Arts anger after ‘disgraceful’ decisions to reject rehearsal bubbles
Frustration at the Victorian government’s treatment of the performing arts in the pandemic has boiled over in the fifth lockdown, with industry leaders accusing it of having double standards and not allowing exemptions similar to those given to football teams and film and TV productions.
Arts organisations say the government has rejected applications for ‘bubble’ permits to rehearse shows for performances once lockdown lifts, or to stream online, while sports teams train and screen shoots continue.
Deborah Cheetham in Victorian Opera’s 2021 production of Parrwang Lifts the Sky.Credit:Mel Sergeant
In the previous lockdown acclaimed First Nations soprano and composer Deborah Cheetham was denied a one-day exemption to livestream her new opera Parrwang Lifts the Sky to 4000 students in rural and regional Victoria.
She said the rejection was “breathtaking”, and that the government had failed to support the arts and the cause of reconciliation.
“It’s heartbreaking and it’s very concerning,” Cheetham said. “Here we are in a state that is leading the way in terms of its reconciliation policies and its determination to move towards towards treaty, and yet those government-set strategies and priorities were not considered in any way.
Deborah Cheetham AO.Credit:Frank Farrugia
“While exemptions were going left, right and center to sporting teams, the arts were left absolutely neglected and abandoned.”
Elizabeth Hill-Cooper, CEO of Victorian Opera which co-produced the show with Cheetham’s company Short Black Opera, said it was “disgraceful” that their artform was treated differently to film and TV, despite painstaking preparations for COVID-safe rehearsals and performance.
“It’s not fair,” she said. “I was furious because the day they told me that we couldn’t do Parrwang, I literally walked past the Old Melbourne Gaol into the [VO] office to send the email to the cast to say, ‘Really sorry we can’t do it’. And there was a damn film shoot going on over at the jail with at least 150 people over there, no masks, no social distancing, no nothing.”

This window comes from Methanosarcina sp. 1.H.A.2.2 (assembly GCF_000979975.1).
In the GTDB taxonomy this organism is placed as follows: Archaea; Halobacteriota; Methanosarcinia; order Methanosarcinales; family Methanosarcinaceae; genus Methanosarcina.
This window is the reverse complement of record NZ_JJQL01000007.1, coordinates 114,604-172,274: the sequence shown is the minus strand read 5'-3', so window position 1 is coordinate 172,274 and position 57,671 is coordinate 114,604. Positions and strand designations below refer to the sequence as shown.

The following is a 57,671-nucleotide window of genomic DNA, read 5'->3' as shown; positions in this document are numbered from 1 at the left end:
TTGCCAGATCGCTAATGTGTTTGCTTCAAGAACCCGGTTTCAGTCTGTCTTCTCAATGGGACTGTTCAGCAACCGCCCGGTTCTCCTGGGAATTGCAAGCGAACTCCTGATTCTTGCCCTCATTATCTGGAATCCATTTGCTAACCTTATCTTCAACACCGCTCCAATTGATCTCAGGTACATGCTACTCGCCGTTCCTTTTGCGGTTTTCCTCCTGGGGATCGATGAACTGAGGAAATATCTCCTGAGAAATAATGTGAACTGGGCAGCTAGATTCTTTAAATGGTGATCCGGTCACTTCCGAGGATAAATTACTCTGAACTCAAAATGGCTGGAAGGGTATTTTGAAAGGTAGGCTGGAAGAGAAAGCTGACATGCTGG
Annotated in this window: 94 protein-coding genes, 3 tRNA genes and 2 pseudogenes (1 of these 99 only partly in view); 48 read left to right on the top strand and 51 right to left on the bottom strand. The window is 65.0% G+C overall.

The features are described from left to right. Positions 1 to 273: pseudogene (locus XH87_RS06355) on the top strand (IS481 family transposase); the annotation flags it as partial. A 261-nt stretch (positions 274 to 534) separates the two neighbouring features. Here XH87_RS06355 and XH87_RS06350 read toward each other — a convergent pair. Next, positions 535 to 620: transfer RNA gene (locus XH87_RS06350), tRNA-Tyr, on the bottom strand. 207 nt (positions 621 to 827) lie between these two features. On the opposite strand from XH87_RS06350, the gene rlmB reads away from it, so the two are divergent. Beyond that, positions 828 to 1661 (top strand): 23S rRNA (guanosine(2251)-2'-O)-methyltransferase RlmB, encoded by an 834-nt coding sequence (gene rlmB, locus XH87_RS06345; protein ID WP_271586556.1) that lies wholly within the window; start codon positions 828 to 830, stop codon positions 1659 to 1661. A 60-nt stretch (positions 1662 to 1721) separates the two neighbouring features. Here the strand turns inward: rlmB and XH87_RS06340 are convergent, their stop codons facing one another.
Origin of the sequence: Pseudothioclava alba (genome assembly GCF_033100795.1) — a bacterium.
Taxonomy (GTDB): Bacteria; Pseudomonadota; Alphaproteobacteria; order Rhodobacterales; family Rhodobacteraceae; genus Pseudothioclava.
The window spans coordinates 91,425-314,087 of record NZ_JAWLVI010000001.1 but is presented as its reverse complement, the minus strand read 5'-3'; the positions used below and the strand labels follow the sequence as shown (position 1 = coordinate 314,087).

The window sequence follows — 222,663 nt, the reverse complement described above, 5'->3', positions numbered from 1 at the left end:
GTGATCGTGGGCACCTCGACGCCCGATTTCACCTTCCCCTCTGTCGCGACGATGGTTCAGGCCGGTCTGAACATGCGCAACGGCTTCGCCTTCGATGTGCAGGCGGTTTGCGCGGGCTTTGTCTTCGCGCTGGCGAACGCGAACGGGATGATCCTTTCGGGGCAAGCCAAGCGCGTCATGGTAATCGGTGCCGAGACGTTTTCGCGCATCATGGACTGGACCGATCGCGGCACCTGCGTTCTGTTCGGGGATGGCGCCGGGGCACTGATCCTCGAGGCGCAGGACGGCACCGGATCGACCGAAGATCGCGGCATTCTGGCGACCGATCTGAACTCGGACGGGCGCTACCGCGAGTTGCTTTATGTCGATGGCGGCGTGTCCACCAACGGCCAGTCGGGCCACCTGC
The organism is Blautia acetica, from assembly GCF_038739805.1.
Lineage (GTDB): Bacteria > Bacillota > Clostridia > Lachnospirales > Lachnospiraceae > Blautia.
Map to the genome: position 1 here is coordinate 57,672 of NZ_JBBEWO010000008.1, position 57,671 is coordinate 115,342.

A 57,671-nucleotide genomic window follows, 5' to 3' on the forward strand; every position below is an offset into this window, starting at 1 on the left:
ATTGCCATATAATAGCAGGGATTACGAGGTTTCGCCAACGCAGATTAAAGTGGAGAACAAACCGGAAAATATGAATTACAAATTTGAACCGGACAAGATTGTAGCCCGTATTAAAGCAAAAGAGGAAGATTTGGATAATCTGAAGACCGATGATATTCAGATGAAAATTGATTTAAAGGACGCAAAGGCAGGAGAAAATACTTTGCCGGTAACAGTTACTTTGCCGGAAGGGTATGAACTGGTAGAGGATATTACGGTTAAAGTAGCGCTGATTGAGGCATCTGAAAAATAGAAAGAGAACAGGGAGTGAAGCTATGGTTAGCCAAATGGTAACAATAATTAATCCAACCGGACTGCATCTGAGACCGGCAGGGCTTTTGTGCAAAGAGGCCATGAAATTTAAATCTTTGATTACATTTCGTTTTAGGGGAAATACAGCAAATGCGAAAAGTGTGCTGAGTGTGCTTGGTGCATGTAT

Cheetham said she had raised the issue with arts minister Danny Pearson in person.
“He said it was a ‘matter of regret’, which is politician-speak… I don’t know whether that’s an apology,” she said.
Hill-Cooper on Wednesday had to cancel another show: the rarely performed Voss, scheduled for August 4. The company ran out of time to rehearse, she said.
Virginia Lovett, co-CEO of Melbourne Theatre Company, joined the call for rehearsal ‘bubble’ exemptions, revealing that she too had an application turned down by the government panel, to rehearse the upcoming production of Cyrano, due to begin previews on July 31.
“They need to start basically ASAP,” she said. “It’s really critical.”
Cast, crew and venue are often unavailable to extend a season, so rehearsals must cannibalise performance dates. This means more lost box office in an already devastating year – the company has cancelled around 460 performances since the pandemic hit.
Tuuli Narkle and Virginia Gay are set to star in Melbourne Theatre Company’s Cyrano.Credit:Chris Hopkins
“We’re going to have to sit down with Health and the government to find a way to keep cast working in a safe bubble like they are in the football or broadcast, because we need to be ready to quickly return to stage to minimise lost performances,” Lovett said. “You can’t do everything on Zoom, they have to be in the room.”
She was confident there was a safe and effective solution, with only necessary cast and creatives in rehearsal rooms, and companies around the Southbank precinct potentially sharing a COVID testing unit.
Her call was echoed by Malthouse Theatre, where executive producer and co-CEO Sarah Neal said they had been knocked back on an application to rehearse a yet-to-be-announced major new collaboration with the Stephanie Lake Company.
“Cancelling rehearsals… can mean [shows] end up being not just rescheduled, but cancelled,” she said. “We would certainly want to be considered alongside any other artform that has exemptions, such as film or television, given that we can operate in the same way.”
Cheetham said opera singers were like elite athletes who needed to train – The Australian Ballet had been allowed to keep rehearsing on this basis. She warned Victoria could lose a generation of performers.
“I can’t tell you how many of my friends have relocated to Queensland,” she said. “[Victoria] has the most extraordinary arts culture in the country but it doesn’t take much to unravel that when you realise that you cannot have confidence in the people meant to represent you, and protect and guard and uphold the [arts].”
The state government has been contacted for comment.
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